Prevention starts long before the whistle blows and includes everything from drinking enough water to wearing properly fitted safety equipment.
We asked two doctors from Colorado Health Medical Group, the physician-led medical group of University of Colorado Health, to weigh in on some of the most important tips they stress with their patients who are involved in youth sports.
Here are seven tips to prevent injuries in youth sports:
1. Know the signs of a concussion
A concussion is a brain injury that is caused by a blow or jolt to the head. The signs may include headache, loss of consciousness, confusion, forgetfulness, dizziness, fatigue, slurred speech, nausea and ringing in the ears. For a full list of symptoms, go to the Centers for Disease Control and Prevention’s concussion page.
“If a concussion is suspected, the athlete should not return to the game or practice and should be evaluated by a doctor before returning to the sport,” said Dr. Peyton Taliaferro of Colorado Health Medical Group Primary Care South Loveland.
2. Beat the heat
Athletes and coaches should be aware that greater risks accompany workouts when the temperature is warmer than 80 degrees and the humidity is above 70 percent. To cope with warm weather workouts, Dr. Amy Driscoll of Peakview Medical Clinic said, “Athletes need to take frequent water breaks instead of waiting until they are thirsty.” She also suggests athletes wear minimal clothing to allow their skin to evaporate sweat.
If an athlete feels nauseated, weak or dizzy, the athlete should tell a coach and not try to keep playing.
3. Ramp up the activity
If an athlete has taken a couple months of time off, it’s important to get back into workout routines gradually.
“If you start up too quickly, you have a much higher risk of injury,” Taliaferro said.
4. Avoid head injuries
While it may be impossible to prevent every head injury, prevention can go a long way.
Dr. Driscoll said “Athletes should wear a properly fitted helmet that is appropriate for the sport being played. In football, players should not tackle with a head-down position. If a head injury does occur, the athlete should not keep playing without getting checked out.”
5. Take care of injuries
“After sustaining a spring or strain, rehabilitation is important. An athlete should begin by focusing on range of motion,” Dr. Taliaferro said. Then, shift your focus to strength, coordination and joint position-sense.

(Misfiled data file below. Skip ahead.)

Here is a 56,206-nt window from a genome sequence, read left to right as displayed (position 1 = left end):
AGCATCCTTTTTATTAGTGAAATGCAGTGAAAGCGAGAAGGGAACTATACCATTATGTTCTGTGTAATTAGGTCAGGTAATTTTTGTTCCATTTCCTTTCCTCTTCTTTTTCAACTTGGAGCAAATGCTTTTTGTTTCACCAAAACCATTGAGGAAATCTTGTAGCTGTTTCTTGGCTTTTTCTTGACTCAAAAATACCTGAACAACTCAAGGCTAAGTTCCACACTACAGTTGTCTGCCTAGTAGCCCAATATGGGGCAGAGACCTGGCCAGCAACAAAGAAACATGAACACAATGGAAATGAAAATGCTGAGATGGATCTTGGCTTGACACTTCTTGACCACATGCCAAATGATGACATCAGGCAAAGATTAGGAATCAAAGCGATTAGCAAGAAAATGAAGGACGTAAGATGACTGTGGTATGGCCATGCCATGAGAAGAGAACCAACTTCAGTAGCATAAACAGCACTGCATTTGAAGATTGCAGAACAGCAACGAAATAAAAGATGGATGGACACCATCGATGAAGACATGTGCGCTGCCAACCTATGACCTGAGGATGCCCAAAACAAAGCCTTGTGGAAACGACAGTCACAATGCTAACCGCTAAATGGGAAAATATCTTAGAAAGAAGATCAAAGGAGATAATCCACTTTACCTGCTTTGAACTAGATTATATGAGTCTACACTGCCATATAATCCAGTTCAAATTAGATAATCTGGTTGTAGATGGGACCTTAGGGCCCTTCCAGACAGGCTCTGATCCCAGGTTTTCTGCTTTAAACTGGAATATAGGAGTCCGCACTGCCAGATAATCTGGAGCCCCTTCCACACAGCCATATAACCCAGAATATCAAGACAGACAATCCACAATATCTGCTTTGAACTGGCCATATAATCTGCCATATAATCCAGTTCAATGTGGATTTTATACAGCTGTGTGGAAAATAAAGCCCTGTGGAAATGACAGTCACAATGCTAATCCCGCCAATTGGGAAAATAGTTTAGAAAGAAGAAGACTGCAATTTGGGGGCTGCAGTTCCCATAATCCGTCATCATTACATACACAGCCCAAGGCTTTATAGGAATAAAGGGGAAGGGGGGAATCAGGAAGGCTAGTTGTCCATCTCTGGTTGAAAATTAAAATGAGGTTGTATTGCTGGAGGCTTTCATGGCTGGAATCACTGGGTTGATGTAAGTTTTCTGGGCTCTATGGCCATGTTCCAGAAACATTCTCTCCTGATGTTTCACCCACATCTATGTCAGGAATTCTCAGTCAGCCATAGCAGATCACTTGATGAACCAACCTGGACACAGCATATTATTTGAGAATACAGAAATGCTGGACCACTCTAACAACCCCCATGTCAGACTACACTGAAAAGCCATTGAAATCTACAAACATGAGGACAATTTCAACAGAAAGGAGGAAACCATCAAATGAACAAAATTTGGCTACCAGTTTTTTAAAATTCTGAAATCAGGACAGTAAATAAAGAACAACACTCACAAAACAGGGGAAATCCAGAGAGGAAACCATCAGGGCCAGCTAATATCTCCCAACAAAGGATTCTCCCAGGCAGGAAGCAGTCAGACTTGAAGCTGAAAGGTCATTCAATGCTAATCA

“Even if the sprain seems minor, focusing on these three disciplines will keep you from re-injuring yourself, and the next injury can be much worse,” he said.
6. Keep fluids flowing
Water is the only fluid needed for exercise lasting less than an hour. If the workout is going to last longer than an hour, a sports drink may be a better option.
According to Dr. Driscoll, one pound of body weight loss should be replaced by 16 ounces of fluids.
7. Know your nutrition
When a diet is well-balanced, an athlete does not need extra vitamins or protein supplements, Dr. Driscoll said.
For those who want to load up on carbohydrates for an added boost of energy, Dr. Driscoll said carb loading 2-3 hours before a competition is okay. She said the pre-game meals for endurance sports should be 24-48 hours before the event starts.
Some athletes need to lose weight to compete in a certain weight group for their sport. If this is the case for your child, remember that kids should not lose more than 1-2 pounds per week.
Is it time to schedule your sports physical or annual exam?
Before children step onto the court or field for the first time this season, they need to get a sports physical or annual exam to make sure their bodies are ready. To schedule an annual exam or find a primary care doctor near you visit pvhs.org/clinics or call 970.392.4752.